|Authors||Burlingham WJ, Muñoz del Rio A, Lorentzen D, Sollinger HW, Pirsch JD, Jankowska-Gan E, D'Alessandro A|
|Journal||Transplantation Volume: 90 Issue: 3 Pages: 312-8|
|Publish Date||2010 Aug 15|
To determine the impact at a single center of the United Network for Organ Sharing-mandated sharing program for human leukocyte antigen (HLA)-A/-B/-DR 0-mismatched (0MM) kidneys, we analyzed the results of 264 kidney transplants from 0MM distant donors between 1993 and 2006, with a follow-up through January 31, 2007. We compared these results with that of concurrent kidneys transplanted from HLA more than 0MM local donors and with shipped more than 0MM kidneys from “payback” donors.Despite a significantly longer preservation time, we found an 11% increase in 8-year graft survival (63% vs. 52%; P<0.003) of 0MM shipped versus locally procured, >0MM donor kidneys. Graft survival of 0MM shipped kidneys at 8 years was significantly better in nonsensitized (<20% panel reactive antibodies; 68% vs. 55%; P<0.0005) but not in sensitized (>or=20% panel reactive antibodies) recipients, who showed an early (2 years) but short-lived benefit. The benefit of receiving a HLA-A, -B, and -DR 0MM shipped kidney remained strong and statistically significant (0.71 relative risk of graft loss vs. local; P<0.02) when adjusted for 22 potentially confounding variables in a Cox proportional hazards analysis.The recent change in United Network for Organ Sharing policy restricting mandated sharing of 0MM kidneys to sensitized and pediatric recipients will give greater flexibility to the local organ procurement organization in allocating organs. However, the survival benefit to nonsensitized patients is real and long lasting and will be lost.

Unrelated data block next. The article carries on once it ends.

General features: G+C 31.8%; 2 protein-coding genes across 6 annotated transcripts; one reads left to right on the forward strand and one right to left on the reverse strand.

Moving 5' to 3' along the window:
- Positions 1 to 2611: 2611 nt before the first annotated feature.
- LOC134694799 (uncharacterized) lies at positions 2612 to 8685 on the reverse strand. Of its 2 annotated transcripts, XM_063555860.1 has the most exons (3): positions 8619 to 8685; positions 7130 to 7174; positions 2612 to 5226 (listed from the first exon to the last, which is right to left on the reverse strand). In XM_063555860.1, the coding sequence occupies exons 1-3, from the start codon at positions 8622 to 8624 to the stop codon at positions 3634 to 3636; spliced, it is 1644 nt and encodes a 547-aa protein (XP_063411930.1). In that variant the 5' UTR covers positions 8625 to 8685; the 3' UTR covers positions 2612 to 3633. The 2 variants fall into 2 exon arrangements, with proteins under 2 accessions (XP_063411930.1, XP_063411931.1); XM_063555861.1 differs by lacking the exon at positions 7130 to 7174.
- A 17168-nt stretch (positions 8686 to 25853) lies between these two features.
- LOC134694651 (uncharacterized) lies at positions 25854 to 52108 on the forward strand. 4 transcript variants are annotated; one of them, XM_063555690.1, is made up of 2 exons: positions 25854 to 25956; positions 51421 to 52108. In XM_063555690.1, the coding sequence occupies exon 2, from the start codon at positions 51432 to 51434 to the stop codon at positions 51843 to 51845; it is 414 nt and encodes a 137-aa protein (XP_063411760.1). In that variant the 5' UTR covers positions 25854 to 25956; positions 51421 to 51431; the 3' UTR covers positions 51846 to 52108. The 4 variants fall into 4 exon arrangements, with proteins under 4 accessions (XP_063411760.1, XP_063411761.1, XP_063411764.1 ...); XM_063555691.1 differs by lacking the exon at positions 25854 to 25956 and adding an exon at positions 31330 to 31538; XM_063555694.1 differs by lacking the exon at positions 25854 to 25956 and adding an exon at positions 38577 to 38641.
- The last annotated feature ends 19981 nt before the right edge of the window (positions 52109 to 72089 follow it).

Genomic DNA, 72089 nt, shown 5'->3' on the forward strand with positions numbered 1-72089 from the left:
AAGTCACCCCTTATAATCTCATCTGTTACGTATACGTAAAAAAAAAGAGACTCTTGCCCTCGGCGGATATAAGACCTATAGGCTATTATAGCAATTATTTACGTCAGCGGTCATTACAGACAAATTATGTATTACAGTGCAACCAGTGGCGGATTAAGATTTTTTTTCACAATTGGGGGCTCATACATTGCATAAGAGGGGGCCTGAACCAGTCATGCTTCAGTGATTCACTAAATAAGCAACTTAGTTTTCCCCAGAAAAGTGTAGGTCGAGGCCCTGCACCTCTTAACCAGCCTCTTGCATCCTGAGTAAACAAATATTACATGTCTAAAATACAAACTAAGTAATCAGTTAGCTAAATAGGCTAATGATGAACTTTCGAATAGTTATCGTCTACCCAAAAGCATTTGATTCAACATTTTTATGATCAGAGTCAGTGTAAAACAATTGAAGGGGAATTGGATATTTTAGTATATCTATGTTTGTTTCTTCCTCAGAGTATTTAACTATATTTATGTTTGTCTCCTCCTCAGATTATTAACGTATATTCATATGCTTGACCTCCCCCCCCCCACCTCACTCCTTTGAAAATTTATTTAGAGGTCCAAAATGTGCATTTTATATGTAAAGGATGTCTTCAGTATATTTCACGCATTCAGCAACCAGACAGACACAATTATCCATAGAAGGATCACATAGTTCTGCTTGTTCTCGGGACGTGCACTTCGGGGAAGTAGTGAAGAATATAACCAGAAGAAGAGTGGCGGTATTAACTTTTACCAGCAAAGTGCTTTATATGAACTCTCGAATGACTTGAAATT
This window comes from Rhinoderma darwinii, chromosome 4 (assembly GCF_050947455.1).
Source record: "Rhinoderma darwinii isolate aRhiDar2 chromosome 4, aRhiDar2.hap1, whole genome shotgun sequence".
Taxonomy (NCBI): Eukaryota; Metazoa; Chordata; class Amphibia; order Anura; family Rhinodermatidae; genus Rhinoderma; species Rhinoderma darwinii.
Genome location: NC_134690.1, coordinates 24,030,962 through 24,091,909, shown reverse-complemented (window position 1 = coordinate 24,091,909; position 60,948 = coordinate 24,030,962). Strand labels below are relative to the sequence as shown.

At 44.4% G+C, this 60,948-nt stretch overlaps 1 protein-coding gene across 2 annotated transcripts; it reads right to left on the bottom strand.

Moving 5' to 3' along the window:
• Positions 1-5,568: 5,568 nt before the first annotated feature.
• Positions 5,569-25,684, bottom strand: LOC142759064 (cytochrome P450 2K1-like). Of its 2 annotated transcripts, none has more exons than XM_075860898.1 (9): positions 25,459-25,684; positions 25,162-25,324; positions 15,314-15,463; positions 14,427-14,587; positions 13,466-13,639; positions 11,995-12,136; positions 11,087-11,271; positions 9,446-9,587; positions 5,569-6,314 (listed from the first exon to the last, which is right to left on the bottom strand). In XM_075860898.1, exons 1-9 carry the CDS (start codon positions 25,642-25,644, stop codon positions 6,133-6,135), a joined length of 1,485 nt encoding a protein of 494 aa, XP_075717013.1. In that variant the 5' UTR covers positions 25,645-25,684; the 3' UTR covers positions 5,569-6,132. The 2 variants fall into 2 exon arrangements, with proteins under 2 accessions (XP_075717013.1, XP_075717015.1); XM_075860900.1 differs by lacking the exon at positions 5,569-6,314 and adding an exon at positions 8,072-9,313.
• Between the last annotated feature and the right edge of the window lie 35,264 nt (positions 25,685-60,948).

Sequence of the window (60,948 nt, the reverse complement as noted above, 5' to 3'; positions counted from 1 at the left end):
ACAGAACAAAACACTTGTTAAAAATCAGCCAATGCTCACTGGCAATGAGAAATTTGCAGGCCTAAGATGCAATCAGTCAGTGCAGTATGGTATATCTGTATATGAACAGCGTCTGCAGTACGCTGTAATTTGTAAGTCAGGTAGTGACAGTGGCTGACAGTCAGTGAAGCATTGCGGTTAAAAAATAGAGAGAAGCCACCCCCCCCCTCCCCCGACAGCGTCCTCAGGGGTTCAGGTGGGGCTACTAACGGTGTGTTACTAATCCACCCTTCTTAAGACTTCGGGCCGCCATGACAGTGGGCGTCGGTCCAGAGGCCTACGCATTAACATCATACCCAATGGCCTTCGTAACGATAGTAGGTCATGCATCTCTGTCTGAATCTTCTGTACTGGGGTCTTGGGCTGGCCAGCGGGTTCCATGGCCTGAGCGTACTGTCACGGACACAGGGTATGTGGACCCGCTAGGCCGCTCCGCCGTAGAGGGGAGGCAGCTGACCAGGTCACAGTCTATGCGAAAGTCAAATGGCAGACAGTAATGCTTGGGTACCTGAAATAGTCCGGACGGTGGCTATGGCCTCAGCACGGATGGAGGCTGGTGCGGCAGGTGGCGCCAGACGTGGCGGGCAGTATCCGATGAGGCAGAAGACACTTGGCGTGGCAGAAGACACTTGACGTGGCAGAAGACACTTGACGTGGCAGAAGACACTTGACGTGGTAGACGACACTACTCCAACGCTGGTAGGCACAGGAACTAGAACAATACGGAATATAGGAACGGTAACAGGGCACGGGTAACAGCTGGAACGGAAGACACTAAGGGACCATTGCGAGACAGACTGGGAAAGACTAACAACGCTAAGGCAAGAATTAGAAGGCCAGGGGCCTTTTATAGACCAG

|Full Text||Full text available on PubMed Central|